Bitcoin tumbles 6% to below $53,000 while ether slides – as analysts warn of a correction in crypto markets
The bitcoin price fell 6.2% to $52,975 on Wednesday, as retail interest slipped and the options market triggered volatility.
Bitcoin (BTC) was around 14% lower than the record high of close to $62,000 touched earlier in March. But it was still up around 690% over the last year.
Ether (ETH), the second biggest cryptocurrency, also slid around 6% to $1,614. Binance coin, polkadot, Cardano's ADA token and XRP were down between 3% and 13%.
Analysts suggested a key reason for bitcoin's fall was the more than $5 billion of options that expire on Friday, which is adding to volatility as investors close out their positions.
Options are contracts that let investors bet on which way the price will go, without having to trade the digital currency itself.
The unwinding of contracts and some investors trying to push the price lower to make money from their bets against bitcoin in the options market "have led to spot selling pressure into quarter end," Shane Ai, head of research and development at crypto exchange Bybit, told Insider.
He also said Tesla's announcement had started accepting bitcoin as payment – which saw the bitcoin price to spike above $57,000 – had caused some investors to sell their coins and make a profit.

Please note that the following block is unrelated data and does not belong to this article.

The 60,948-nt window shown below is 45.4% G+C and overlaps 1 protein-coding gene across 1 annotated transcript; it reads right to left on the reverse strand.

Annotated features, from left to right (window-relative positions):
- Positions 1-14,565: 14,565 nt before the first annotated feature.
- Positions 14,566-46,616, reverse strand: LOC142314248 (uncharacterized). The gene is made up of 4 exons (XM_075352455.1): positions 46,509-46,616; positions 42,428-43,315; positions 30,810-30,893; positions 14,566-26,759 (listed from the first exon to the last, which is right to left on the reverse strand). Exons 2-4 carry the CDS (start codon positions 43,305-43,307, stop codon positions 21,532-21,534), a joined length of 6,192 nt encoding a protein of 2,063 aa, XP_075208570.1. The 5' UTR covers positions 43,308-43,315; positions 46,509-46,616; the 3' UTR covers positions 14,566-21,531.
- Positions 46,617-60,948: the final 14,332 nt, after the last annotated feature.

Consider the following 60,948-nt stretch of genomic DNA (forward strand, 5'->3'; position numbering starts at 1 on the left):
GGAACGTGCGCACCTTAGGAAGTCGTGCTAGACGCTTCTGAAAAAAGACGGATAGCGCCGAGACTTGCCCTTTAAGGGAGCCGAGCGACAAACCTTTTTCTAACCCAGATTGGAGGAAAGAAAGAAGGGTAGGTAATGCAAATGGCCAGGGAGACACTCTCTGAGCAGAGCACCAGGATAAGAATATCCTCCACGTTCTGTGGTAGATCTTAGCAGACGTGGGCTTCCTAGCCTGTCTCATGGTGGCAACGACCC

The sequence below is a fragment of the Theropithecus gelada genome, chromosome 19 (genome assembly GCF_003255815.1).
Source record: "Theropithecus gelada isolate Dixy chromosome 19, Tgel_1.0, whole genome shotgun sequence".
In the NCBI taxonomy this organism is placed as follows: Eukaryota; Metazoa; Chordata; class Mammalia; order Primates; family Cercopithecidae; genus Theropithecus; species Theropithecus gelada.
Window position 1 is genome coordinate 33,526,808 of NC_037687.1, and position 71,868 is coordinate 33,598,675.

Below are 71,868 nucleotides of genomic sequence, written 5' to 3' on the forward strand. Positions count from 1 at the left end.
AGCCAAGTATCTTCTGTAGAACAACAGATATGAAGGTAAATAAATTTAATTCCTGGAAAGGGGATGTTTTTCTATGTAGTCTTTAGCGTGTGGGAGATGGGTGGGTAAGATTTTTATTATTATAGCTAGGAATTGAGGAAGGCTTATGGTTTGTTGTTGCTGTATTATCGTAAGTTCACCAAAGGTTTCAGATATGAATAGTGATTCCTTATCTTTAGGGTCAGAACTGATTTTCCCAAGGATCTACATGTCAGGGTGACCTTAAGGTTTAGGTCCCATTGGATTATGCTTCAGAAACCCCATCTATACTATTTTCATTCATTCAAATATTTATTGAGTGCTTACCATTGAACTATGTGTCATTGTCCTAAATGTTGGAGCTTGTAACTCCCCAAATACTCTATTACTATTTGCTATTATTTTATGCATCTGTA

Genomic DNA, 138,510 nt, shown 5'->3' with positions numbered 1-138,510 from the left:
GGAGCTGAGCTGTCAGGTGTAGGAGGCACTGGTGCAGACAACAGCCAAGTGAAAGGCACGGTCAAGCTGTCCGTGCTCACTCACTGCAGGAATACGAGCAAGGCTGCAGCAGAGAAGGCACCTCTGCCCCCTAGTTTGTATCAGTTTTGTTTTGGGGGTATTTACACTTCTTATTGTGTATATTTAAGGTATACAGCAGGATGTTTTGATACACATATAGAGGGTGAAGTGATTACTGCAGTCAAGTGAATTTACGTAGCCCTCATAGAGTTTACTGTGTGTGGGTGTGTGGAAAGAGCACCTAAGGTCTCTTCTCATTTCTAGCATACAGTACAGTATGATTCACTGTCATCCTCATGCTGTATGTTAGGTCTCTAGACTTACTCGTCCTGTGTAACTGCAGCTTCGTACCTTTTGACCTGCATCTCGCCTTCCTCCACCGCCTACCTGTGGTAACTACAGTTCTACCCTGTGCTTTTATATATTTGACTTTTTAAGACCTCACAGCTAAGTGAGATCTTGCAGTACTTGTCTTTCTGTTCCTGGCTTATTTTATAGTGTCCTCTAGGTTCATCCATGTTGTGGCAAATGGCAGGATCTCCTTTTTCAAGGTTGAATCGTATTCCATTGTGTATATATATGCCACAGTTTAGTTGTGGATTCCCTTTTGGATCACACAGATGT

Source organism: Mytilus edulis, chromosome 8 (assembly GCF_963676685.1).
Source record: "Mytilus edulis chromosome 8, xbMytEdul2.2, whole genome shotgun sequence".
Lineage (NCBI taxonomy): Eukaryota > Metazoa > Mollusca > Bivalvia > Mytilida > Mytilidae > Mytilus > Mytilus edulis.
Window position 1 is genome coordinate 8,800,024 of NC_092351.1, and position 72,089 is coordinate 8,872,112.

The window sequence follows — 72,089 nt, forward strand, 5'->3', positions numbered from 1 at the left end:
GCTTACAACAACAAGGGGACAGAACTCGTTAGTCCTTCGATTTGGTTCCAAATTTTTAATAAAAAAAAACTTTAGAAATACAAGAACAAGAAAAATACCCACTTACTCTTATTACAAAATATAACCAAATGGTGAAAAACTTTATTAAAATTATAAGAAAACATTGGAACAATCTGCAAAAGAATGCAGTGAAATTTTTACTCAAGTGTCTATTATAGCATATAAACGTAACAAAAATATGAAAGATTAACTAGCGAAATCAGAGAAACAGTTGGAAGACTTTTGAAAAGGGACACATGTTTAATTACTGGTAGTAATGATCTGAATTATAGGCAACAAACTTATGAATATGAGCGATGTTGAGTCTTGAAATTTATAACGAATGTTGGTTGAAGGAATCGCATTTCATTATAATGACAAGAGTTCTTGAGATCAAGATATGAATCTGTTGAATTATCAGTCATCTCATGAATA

After bitcoin's meteoric rise, a growing number of investors are predicting a fall to lower levels.
BlockTower Capital founder Ari Paul tweeted that bitcoin falling back to around $40,000 "is plausible and I'll likely be buying there." He said there were "too many people positioned for immediate upside continuation."
Bobby Lee, the founder of the crypto exchange BTCC, told CNBC that bitcoin could reach $300,000 before the "bubble" pops. "People should be aware that it could fall as much as 80% to 90% of its value from the all-time peak," he said.
Justin d'Anethan, head of exchange sales at Nasdaq-listed crypto firm Diginex, told Insider the recent sell-off in the stock market had likely spread to cryptocurrencies too.
"With concerns around the economic recovery, doubts about recent employment data and infection rates ticking up, investors seem to have transferred some of their equities holdings into cash. Crypto investors likely did the same," he said.
However, many bitcoin advocates have pointed to growing institutional interest as a reason bitcoin is unlikely to crash, as it has in the past. Visa, Morgan Stanley, and JPMorgan are some of the latest big names to get involved.
Read the original article on Business Insider